This blog is for aboriginal breed enthusiasts. It is part of the INDog Project www.indog.co.in. Only INDogs (Indian Pariah) and INDog-mix mongrels are featured here. The two are NOT the same, do please read the text on the right to understand the difference. Our aim: to create awareness about the primitive natural breed called the Indian Pariah Dog/INDog. I sometimes feature other landrace breeds too.
Saturday, June 28, 2008
This is Ringo, one of the most energetic and feisty dogs I've ever met.
Ringo is an accident victim. He used to live with street-dwellers on P D'Mello Road in Mumbai. Early last year he was hit by a car. He was a little over two months old. The accident left him paralysed in both hind legs. Treatment was started on site by WSD but he wouldn't have survived for long on the road in that condition. That's when dog-lover Reeta Mukhopadhyay came to his rescue. She offered to take him in and look after him till he was cured, though she has two dogs of her own and also looks after many more on the street.
I've seen many hind leg paralysis cases over the years, both dogs and cats, and the way animals deal with handicap never fails to amaze me. While the average human would sink into self-pity and depression, animals seem to decide to make do with whatever they've got and just get on with their lives. Eating, rushing about, playing, all their normal activities. Ringo's busy daily schedule also includes such items as turning the house upside down and chewing up things, and he makes sure to keep some time for these boisterous pursuits as well. He's still very young, after all.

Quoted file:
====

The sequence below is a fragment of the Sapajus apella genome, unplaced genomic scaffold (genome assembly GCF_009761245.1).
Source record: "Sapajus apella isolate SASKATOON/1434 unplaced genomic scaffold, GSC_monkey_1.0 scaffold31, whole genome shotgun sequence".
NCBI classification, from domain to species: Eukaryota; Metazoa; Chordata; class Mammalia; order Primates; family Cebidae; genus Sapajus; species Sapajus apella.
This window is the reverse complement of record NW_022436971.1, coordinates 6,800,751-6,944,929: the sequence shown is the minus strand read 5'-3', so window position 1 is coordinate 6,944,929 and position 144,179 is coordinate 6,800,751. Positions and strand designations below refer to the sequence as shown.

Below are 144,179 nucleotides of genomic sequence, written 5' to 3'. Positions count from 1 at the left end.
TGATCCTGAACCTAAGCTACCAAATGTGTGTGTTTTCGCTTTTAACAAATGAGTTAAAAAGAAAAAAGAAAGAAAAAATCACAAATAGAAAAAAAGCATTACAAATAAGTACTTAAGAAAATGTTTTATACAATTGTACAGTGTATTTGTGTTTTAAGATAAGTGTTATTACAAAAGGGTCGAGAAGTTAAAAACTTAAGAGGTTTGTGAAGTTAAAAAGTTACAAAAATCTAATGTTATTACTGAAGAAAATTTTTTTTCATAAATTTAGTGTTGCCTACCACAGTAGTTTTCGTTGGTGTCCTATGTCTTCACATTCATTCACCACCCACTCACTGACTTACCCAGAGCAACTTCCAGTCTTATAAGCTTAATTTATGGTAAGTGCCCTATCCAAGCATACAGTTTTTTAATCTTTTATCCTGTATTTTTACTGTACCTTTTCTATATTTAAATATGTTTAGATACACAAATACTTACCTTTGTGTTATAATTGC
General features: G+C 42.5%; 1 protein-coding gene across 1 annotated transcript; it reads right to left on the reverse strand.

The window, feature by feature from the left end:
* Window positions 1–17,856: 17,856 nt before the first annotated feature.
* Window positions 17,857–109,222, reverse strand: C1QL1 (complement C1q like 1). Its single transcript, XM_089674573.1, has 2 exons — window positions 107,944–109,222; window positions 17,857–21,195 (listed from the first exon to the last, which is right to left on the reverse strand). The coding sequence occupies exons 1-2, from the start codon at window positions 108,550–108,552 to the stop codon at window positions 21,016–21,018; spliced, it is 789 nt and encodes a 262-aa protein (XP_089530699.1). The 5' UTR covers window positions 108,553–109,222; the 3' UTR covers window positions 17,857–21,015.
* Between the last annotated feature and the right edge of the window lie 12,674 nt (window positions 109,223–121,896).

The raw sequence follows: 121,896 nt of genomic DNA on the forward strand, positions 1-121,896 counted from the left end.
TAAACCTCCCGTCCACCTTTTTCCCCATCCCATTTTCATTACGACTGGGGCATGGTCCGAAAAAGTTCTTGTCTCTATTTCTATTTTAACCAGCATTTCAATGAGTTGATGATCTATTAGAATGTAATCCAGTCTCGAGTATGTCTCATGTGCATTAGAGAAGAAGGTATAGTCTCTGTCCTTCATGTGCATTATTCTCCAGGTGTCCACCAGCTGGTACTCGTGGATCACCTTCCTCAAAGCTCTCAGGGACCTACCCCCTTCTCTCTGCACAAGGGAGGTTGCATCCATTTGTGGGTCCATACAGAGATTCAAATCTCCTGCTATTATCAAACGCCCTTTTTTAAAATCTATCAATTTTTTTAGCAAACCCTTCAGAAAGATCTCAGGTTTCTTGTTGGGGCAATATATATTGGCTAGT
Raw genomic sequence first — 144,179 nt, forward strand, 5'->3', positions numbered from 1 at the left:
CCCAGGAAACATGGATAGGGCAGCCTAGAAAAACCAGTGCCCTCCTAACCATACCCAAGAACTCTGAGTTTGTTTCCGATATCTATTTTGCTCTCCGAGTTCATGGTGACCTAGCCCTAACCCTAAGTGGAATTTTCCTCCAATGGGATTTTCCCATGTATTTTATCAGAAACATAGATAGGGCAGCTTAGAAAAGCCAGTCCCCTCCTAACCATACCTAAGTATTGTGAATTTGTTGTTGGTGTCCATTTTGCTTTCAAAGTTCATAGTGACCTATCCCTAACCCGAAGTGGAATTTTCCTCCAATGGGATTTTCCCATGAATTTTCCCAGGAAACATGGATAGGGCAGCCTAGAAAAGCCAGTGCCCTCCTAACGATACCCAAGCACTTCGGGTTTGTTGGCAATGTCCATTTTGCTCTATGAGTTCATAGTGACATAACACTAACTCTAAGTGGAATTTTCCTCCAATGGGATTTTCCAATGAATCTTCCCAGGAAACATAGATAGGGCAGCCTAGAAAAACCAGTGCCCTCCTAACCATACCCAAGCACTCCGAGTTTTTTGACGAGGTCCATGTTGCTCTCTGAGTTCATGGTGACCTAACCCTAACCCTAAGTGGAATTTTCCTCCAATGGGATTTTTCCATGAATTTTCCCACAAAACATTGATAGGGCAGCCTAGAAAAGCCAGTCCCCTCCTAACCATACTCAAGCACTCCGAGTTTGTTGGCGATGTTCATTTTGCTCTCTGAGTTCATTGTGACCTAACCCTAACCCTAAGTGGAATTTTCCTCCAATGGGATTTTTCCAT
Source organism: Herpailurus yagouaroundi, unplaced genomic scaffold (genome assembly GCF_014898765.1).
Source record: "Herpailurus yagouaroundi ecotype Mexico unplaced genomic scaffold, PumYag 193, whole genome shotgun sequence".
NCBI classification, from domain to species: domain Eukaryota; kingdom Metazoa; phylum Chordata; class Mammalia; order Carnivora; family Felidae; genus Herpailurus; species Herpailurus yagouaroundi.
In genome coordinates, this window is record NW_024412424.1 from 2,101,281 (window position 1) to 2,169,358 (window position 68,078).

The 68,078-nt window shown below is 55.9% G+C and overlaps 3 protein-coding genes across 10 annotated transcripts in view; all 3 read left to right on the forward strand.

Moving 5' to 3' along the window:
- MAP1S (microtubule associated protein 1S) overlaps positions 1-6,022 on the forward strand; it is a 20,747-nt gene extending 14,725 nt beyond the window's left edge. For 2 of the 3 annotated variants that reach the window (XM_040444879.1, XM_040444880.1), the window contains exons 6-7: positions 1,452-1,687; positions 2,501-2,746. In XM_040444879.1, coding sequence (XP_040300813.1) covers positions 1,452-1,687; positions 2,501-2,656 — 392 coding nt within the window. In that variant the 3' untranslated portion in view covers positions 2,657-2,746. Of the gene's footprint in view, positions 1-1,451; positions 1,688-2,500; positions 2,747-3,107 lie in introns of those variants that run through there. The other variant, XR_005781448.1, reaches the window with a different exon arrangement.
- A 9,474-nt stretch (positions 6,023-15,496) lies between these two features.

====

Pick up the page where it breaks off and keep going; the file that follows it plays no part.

Reeta has done a great job of looking after him. She nursed him, brought him in regularly for homeopathic treatment, massaged him, exercised him. Unfortunately one very important element of his treatment was missing: the pet wheelchair or cart that we ordered for him was for some reason never delivered by the person who manufactured it. So though Ringo regained the full use of his legs, he was never kept upright in a normal standing position at a critical time during his treatment. Animals don't remember how to walk if a considerable period of time has lapsed before recovery: they have to be taught all over again, sometimes with aids like slings and carts. So Ringo continued to move by dragging himself around in a sitting position, even though he was strong enough to lift himself up and his legs had regained their normal movement. As a result of this unnatural posture his hock joints have calcified in a way that makes them completely stiff and unbending. We've been told that to fix this surgically he would have to go through a very complex operation with no guarantee of success, so we are not going ahead with this. Reeta has just ordered a cart from another source; once it arrives Ringo will be completely mobile. We're hoping the normal posture will help his legs too.
Now for the sad news. Next year Reeta will be shifting to a smaller apartment and won't be able to keep Ringo any more - the housing society doesn't allow more than two dogs per flat. So he'll need a new owner, or will have to spend the rest of his life in a shelter.
Obviously the first option would be much much better. But is there anybody gutsy enough to adopt a handicapped dog, even such an independent one as Ringo?
Let's find out...do spread the word about him among all the dog-lovers you know.